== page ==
Bayesian optimization (BO) has been leveraged for guiding autonomous and high-throughput experiments in materials science. However, few have evaluated the efficiency of BO across a broad range of experimental materials domains. In this work, we quantify the performance of BO with a collection of surrogate model and acquisition function pairs across five diverse experimental materials systems. By defining acceleration and enhancement metrics for materials optimization objectives, we find that surrogate models such as Gaussian Process (GP) with anisotropic kernels and Random Forest (RF) have comparable performance in BO, and both outperform the commonly used GP with isotropic kernels. GP with anisotropic kernels has demonstrated the most robustness, yet RF is a close alternative and warrants more consideration because it is free from distribution assumptions, has smaller time complexity, and requires less effort in initial hyperparameter selection. We also raise awareness about the benefits of using GP with anisotropic kernels in future materials optimization campaigns.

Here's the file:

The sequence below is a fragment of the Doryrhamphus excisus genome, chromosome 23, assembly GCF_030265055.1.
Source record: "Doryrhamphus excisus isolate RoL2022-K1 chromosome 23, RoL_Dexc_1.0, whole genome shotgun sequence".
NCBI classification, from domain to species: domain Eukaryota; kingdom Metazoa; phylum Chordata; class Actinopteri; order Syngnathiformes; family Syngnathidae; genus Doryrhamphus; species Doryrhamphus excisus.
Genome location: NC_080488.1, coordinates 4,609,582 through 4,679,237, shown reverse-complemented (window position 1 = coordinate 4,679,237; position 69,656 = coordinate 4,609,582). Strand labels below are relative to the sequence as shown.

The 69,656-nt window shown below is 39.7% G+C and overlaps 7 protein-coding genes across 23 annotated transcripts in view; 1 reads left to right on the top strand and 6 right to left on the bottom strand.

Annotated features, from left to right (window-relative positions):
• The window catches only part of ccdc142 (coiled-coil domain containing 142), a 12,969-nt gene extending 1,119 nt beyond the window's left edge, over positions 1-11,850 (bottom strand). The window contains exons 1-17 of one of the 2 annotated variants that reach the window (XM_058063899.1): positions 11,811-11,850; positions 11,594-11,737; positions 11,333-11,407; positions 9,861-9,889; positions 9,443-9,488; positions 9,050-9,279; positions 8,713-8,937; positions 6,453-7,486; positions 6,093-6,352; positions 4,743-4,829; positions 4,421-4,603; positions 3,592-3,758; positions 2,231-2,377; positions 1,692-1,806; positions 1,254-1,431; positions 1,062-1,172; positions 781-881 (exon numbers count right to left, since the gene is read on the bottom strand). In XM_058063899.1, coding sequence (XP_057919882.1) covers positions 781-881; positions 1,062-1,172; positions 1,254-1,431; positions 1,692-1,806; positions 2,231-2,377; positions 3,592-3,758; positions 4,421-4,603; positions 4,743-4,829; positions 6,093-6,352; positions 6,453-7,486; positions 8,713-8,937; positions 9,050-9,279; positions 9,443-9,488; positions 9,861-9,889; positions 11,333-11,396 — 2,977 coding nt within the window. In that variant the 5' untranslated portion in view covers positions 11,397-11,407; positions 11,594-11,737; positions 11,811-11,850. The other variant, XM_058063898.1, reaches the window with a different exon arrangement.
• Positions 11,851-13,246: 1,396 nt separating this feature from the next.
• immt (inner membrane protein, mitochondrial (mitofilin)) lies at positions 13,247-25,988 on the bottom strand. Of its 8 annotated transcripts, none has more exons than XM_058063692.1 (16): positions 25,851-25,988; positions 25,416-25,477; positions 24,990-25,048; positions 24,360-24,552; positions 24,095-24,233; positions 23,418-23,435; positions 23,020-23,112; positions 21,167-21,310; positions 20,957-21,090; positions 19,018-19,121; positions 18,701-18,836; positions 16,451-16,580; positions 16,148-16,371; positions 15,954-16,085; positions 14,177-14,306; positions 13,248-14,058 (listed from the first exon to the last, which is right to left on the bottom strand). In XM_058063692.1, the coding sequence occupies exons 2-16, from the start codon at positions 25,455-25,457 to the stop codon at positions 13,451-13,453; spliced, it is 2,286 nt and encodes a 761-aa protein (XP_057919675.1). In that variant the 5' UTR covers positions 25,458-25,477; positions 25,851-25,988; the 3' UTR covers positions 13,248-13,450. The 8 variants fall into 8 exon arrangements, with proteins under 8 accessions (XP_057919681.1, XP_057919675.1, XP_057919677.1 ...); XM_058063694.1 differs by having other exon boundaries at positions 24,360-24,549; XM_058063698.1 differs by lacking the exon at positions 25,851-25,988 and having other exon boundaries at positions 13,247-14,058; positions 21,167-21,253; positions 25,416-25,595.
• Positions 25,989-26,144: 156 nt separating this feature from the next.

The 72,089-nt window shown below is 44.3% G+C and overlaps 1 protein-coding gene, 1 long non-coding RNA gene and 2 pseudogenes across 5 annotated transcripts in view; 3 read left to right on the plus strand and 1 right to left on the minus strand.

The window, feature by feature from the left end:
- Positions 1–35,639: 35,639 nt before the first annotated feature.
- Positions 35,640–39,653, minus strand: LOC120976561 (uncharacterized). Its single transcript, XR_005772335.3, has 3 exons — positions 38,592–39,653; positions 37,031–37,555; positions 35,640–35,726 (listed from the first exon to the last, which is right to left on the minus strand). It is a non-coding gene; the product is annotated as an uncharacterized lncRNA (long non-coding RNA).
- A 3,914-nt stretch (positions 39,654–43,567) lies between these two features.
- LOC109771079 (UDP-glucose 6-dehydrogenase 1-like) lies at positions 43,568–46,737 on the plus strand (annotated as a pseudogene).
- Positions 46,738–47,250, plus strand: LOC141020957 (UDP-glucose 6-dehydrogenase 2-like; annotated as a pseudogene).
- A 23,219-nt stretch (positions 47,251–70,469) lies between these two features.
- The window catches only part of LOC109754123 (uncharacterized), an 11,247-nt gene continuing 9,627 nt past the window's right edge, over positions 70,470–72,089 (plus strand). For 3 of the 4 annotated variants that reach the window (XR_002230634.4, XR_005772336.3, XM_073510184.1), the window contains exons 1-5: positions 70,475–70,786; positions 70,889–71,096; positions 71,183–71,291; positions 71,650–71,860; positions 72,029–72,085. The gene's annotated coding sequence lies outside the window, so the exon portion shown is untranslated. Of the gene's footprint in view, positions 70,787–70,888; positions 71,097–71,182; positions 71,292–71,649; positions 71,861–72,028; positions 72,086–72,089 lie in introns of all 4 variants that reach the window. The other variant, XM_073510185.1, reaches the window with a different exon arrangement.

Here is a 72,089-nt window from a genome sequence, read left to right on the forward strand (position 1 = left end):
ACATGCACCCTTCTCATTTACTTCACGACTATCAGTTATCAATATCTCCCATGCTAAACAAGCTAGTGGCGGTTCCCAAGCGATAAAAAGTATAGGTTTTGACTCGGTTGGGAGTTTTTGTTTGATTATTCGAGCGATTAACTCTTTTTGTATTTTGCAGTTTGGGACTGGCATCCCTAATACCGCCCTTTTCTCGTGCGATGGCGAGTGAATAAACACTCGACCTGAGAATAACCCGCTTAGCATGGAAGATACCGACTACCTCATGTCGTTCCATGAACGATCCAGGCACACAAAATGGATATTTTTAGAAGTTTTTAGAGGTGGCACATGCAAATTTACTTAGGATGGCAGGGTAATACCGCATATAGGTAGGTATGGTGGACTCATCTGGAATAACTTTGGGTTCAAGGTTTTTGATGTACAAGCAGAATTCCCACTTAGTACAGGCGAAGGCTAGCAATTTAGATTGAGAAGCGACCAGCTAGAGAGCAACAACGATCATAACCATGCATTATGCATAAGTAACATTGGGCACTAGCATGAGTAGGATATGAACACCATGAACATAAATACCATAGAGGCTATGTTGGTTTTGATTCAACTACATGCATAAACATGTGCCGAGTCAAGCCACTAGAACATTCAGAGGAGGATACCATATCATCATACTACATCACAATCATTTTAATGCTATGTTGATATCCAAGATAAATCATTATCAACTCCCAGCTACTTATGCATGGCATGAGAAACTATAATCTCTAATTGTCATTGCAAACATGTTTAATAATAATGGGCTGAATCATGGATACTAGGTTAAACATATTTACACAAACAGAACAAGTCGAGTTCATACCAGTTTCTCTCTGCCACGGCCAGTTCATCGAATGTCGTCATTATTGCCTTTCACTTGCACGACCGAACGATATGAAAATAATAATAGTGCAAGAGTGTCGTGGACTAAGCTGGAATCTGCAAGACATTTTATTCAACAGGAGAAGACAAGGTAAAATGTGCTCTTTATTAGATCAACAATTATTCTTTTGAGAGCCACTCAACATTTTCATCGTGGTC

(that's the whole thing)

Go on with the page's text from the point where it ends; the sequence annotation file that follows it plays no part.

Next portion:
Bayesian optimization (BO) is an indispensable tool to optimize objective functions that either do not have known functional forms or are expensive to evaluate. Currently, optimal experimental design is always conducted within the workflow of BO leading to more efficient exploration of the design space compared to traditional strategies. This can have a significant impact on modern scientific discovery, in particular autonomous materials discovery, which can be viewed as an optimization problem aimed at looking for the maximum (or minimum) point for the desired materials properties. The performance of BO-based experimental design depends not only on the adopted acquisition function but also on the surrogate models that help to approximate underlying objective functions. In this paper, we propose a fully autonomous experimental design framework that uses more adaptive and flexible Bayesian surrogate models in a BO procedure, namely Bayesian multivariate adaptive regression splines and Bayesian additive regression trees. They can overcome the weaknesses of widely used Gaussian process-based methods when faced with relatively high-dimensional design space or non-smooth patterns of objective functions. Both simulation studies and real-world materials science case studies demonstrate their enhanced search efficiency and robustness.more » « less
- NSF-PAR ID:
- Publisher / Repository:
- Nature Publishing Group
- Date Published:
- Journal Name:
- npj Computational Materials
- Medium: X
- Sponsoring Org:
- National Science Foundation
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